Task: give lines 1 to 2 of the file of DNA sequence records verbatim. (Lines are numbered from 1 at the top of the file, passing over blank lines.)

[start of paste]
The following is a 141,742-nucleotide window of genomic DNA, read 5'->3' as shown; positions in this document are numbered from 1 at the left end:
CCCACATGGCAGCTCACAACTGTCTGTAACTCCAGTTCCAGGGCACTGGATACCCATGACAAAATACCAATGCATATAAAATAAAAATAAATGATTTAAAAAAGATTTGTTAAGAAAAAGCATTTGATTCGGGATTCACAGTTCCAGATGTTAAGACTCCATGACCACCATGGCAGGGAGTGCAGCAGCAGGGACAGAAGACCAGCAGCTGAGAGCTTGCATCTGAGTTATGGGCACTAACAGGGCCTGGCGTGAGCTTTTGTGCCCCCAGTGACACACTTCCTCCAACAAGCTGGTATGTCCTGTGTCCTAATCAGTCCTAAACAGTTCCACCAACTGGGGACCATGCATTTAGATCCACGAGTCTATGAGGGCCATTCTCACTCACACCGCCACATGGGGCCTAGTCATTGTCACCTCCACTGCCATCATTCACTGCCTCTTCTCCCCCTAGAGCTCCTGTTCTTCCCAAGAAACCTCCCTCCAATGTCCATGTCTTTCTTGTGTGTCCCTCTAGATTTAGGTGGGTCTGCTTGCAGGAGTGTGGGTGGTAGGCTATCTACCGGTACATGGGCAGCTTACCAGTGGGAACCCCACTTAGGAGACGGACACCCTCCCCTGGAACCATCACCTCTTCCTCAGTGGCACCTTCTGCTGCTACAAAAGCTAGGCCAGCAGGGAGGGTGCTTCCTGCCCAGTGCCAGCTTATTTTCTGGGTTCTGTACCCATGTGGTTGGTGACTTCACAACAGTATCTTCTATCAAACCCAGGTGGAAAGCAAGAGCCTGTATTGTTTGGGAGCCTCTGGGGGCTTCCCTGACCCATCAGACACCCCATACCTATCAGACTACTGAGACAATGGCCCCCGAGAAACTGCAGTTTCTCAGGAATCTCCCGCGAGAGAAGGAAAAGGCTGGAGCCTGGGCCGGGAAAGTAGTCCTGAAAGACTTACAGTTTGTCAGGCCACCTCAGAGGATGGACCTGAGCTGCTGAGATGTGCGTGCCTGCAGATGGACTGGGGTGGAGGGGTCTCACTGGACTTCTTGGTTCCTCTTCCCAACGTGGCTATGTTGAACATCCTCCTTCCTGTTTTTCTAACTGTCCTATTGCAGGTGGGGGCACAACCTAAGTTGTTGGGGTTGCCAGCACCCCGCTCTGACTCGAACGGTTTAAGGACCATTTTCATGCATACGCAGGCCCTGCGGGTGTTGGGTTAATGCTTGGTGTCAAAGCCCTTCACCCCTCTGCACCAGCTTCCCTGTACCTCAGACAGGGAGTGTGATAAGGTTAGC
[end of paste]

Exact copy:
The following is a 141,742-nucleotide window of genomic DNA, read 5'->3' as shown; positions in this document are numbered from 1 at the left end:
CCCACATGGCAGCTCACAACTGTCTGTAACTCCAGTTCCAGGGCACTGGATACCCATGACAAAATACCAATGCATATAAAATAAAAATAAATGATTTAAAAAAGATTTGTTAAGAAAAAGCATTTGATTCGGGATTCACAGTTCCAGATGTTAAGACTCCATGACCACCATGGCAGGGAGTGCAGCAGCAGGGACAGAAGACCAGCAGCTGAGAGCTTGCATCTGAGTTATGGGCACTAACAGGGCCTGGCGTGAGCTTTTGTGCCCCCAGTGACACACTTCCTCCAACAAGCTGGTATGTCCTGTGTCCTAATCAGTCCTAAACAGTTCCACCAACTGGGGACCATGCATTTAGATCCACGAGTCTATGAGGGCCATTCTCACTCACACCGCCACATGGGGCCTAGTCATTGTCACCTCCACTGCCATCATTCACTGCCTCTTCTCCCCCTAGAGCTCCTGTTCTTCCCAAGAAACCTCCCTCCAATGTCCATGTCTTTCTTGTGTGTCCCTCTAGATTTAGGTGGGTCTGCTTGCAGGAGTGTGGGTGGTAGGCTATCTACCGGTACATGGGCAGCTTACCAGTGGGAACCCCACTTAGGAGACGGACACCCTCCCCTGGAACCATCACCTCTTCCTCAGTGGCACCTTCTGCTGCTACAAAAGCTAGGCCAGCAGGGAGGGTGCTTCCTGCCCAGTGCCAGCTTATTTTCTGGGTTCTGTACCCATGTGGTTGGTGACTTCACAACAGTATCTTCTATCAAACCCAGGTGGAAAGCAAGAGCCTGTATTGTTTGGGAGCCTCTGGGGGCTTCCCTGACCCATCAGACACCCCATACCTATCAGACTACTGAGACAATGGCCCCCGAGAAACTGCAGTTTCTCAGGAATCTCCCGCGAGAGAAGGAAAAGGCTGGAGCCTGGGCCGGGAAAGTAGTCCTGAAAGACTTACAGTTTGTCAGGCCACCTCAGAGGATGGACCTGAGCTGCTGAGATGTGCGTGCCTGCAGATGGACTGGGGTGGAGGGGTCTCACTGGACTTCTTGGTTCCTCTTCCCAACGTGGCTATGTTGAACATCCTCCTTCCTGTTTTTCTAACTGTCCTATTGCAGGTGGGGGCACAACCTAAGTTGTTGGGGTTGCCAGCACCCCGCTCTGACTCGAACGGTTTAAGGACCATTTTCATGCATACGCAGGCCCTGCGGGTGTTGGGTTAATGCTTGGTGTCAAAGCCCTTCACCCCTCTGCACCAGCTTCCCTGTACCTCAGACAGGGAGTGTGATAAGGTTAGC